These indicators move away from the old disclosure approach that relies on the idea of extracting infinite resources from a finite planet. Reports that contain this outdated approach include the Global Reporting Initiative, Sustainability Accounting Standards Board and the more recent International Sustainability Standards Board.
SDPIs take a new approach — one that addresses the underlying conditions that compromise sustainable development. It does this by respecting all planetary limits, whether social, economic or environmental.
Conventional disclosure involves comparing peers in the same industry or geography and disclosing one’s “good” performance in comparison to previous years.
SDPIs, on the other hand, involve comparing companies against a scientifically established, context-based sustainability threshold.
An organization’s sustainability performance is expressed in terms of the organization’s impact on vital assets, like planetary limits and social thresholds, compared to sustainability standards. This ensures the well-being of all stakeholders — human and nature alike — that contribute to social, economic and environmental balance.
Stock markets are increasingly requiring publicly traded companies to disclose their sustainability performance.
THE CANADIAN PRESS/ Tijana Martin
According to the report, it is by comparing actual impacts with normative impacts that true sustainability can be assessed.
Take water, an increasingly scarce commodity, for example. An organization reducing its water consumption by 35 per cent or saving the most water compared to its competitors does not actually tell us anything about the sustainability of that water consumption.
An organization could be the best at saving water in its industry and still perform poorly in terms of sustainability. Sustainability is not measured by effort, but by the capacity of ecosystems — like planetary limits, pollution and biodiversity — to avoid jeopardizing the resilience of the planet.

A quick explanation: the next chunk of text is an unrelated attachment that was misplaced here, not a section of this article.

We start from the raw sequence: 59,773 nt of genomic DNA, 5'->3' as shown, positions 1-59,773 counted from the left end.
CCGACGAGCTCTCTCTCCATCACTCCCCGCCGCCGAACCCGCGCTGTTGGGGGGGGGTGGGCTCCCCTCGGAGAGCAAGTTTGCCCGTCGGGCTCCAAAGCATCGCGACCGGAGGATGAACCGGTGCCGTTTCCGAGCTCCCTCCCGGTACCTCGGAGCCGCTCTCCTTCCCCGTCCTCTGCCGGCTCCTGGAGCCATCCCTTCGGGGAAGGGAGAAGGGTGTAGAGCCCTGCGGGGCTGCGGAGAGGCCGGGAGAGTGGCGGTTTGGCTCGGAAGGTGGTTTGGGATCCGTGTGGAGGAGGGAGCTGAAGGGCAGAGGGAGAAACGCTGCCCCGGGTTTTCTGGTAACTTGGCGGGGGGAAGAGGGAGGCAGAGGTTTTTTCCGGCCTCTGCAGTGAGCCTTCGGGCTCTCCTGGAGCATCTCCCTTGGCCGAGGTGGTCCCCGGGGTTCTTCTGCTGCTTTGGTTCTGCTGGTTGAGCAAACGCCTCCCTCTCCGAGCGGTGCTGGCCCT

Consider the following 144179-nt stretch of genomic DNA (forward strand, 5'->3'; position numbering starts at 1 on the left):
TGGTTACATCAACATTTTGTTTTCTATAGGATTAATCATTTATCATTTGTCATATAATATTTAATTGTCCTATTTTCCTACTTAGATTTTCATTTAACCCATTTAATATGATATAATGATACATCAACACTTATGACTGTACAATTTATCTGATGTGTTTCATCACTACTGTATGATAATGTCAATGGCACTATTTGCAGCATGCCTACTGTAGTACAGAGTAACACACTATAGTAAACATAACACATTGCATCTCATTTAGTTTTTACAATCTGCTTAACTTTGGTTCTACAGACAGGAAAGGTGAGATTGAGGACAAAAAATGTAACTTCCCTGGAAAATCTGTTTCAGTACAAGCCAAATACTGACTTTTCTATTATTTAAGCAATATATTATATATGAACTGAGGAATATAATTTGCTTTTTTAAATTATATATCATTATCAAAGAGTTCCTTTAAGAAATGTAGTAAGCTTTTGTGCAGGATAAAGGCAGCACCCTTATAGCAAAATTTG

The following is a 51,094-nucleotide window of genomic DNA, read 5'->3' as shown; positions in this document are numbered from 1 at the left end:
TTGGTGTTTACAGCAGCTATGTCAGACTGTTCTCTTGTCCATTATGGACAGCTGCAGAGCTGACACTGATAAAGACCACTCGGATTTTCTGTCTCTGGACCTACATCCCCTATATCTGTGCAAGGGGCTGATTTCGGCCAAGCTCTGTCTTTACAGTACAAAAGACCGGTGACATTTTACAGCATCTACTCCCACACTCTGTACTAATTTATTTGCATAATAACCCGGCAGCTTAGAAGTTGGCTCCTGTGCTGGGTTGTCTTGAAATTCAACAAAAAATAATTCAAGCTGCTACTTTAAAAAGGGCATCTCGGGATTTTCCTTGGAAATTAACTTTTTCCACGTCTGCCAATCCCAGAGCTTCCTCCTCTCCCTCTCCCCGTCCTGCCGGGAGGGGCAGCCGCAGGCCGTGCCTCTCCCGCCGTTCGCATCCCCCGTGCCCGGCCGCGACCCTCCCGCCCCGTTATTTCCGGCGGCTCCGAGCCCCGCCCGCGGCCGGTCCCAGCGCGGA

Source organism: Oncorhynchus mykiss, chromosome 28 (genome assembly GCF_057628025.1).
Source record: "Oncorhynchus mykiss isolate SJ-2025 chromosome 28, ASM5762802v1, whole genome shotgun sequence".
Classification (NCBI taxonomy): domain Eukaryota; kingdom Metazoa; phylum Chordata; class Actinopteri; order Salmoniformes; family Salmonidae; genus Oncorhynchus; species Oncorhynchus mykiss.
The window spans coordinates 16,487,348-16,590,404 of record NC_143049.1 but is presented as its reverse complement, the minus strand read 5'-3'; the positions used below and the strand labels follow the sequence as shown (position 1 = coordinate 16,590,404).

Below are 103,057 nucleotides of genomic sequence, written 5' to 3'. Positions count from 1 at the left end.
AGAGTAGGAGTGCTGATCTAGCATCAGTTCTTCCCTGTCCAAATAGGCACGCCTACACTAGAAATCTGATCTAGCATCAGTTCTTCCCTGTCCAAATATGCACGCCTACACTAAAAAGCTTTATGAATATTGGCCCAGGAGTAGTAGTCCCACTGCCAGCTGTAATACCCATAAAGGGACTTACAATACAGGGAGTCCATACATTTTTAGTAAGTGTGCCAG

Instead, SDPIs recommend comparing water consumption to the capacity of ecosystems and to the actual water needs of living species. It is this balance between actual consumption and resource availability, in light of ecosystem capacity, that will determine the true sustainability of an organization.
Achieving true sustainability
As time goes on, businesses will be increasingly required to disclose their sustainability impacts. This will be the case for large European companies starting in 2024, following the enactment of the Corporate Sustainability Reporting Directive.
The widespread and concerted adoption of SDPIs around the world can, as part of this growing momentum of disclosure of sustainability performance, foster authentic sustainability that will bring us closer to meeting the magnitude of the challenges ahead.
We must be collectively ambitious and take advantage of the relevance and originality of these new indicators, which offer a new trajectory towards achieving authentic sustainability.
Ghani Kolli, Managing Partner at Credo Impact, co-authored this article.
Sofiane Baba’s research projects are regularly funded by MITACS, the Fonds de recherche du Québec – Société et culture (FRQSC) and The Social Sciences and Humanities Research Council (SSHRC).